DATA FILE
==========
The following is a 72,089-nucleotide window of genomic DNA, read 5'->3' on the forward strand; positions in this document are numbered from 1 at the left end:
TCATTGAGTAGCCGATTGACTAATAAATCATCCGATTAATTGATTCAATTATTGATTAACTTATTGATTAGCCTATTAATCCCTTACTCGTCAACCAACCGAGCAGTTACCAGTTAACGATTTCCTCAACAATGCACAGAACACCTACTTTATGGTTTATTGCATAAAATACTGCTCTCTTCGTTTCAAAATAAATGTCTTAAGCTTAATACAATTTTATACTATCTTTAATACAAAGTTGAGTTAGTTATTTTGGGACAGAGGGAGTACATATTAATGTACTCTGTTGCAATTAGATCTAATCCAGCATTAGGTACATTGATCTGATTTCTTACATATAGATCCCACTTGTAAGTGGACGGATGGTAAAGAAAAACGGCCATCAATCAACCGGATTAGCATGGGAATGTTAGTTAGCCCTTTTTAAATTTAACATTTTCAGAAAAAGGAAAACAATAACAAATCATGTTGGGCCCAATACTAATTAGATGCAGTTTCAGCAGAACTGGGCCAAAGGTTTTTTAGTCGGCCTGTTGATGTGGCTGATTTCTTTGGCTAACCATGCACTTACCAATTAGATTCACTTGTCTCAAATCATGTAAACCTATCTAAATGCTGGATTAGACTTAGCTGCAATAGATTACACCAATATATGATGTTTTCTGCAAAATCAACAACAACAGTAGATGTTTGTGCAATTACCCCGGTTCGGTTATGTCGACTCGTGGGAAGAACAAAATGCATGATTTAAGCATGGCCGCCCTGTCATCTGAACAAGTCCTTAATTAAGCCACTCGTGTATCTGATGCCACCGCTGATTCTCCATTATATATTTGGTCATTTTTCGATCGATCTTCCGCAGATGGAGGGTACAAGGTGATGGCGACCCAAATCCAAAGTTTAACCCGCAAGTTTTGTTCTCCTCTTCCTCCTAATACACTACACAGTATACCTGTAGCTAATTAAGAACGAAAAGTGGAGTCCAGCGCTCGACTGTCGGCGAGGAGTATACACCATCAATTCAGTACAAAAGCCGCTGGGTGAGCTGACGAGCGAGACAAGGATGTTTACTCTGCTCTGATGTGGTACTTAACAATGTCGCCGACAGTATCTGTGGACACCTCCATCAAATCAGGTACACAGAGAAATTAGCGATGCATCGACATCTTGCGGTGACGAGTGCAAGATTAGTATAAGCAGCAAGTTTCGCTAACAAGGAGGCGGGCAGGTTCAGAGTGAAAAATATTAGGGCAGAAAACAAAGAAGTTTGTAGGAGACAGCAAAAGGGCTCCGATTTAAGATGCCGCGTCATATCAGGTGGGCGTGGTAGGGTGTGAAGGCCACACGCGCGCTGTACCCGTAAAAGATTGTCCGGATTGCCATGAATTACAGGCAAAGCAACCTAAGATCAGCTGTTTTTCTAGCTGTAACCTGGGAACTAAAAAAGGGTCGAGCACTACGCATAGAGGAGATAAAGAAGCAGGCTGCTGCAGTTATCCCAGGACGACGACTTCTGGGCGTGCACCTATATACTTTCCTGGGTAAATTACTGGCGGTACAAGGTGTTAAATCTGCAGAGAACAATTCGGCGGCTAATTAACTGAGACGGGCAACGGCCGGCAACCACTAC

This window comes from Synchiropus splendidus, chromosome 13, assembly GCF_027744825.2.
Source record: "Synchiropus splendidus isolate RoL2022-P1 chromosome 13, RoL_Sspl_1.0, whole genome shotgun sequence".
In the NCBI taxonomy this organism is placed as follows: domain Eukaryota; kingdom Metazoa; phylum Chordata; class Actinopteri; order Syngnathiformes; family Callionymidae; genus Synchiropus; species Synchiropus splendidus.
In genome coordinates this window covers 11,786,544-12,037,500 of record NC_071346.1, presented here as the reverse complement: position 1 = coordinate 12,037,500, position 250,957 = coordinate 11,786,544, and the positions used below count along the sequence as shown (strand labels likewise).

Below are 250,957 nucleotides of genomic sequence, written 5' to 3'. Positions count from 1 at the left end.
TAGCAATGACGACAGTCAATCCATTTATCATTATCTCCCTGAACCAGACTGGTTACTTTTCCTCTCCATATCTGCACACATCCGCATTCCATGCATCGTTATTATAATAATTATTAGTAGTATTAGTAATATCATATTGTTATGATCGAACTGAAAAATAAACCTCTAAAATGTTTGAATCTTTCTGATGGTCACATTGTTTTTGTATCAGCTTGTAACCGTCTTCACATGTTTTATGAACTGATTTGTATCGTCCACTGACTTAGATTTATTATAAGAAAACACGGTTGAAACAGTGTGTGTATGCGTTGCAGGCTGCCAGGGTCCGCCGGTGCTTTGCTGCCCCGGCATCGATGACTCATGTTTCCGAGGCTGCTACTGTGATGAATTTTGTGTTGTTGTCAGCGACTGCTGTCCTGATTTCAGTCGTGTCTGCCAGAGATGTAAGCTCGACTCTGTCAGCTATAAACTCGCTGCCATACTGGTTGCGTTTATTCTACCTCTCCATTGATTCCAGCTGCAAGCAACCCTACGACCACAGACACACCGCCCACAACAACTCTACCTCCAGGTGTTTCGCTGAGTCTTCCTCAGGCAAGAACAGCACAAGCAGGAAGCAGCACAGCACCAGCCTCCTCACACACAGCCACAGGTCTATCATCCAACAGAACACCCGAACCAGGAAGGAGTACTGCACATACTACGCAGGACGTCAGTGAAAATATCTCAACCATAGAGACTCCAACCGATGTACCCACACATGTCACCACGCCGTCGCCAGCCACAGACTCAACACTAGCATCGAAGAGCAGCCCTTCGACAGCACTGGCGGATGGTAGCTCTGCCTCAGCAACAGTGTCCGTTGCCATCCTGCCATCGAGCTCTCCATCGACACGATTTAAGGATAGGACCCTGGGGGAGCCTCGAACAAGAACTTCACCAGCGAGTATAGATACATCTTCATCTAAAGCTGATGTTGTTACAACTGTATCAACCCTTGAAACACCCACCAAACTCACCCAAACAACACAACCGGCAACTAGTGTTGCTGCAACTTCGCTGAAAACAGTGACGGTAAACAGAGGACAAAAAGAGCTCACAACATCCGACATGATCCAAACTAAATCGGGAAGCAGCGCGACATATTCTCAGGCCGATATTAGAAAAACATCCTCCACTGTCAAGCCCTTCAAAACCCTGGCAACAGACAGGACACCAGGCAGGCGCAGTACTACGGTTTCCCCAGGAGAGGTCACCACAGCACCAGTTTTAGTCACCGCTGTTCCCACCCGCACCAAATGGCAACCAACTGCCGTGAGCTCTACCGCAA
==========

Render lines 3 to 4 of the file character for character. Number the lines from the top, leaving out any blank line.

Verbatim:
This window comes from Synchiropus splendidus, chromosome 13, assembly GCF_027744825.2.
Source record: "Synchiropus splendidus isolate RoL2022-P1 chromosome 13, RoL_Sspl_1.0, whole genome shotgun sequence".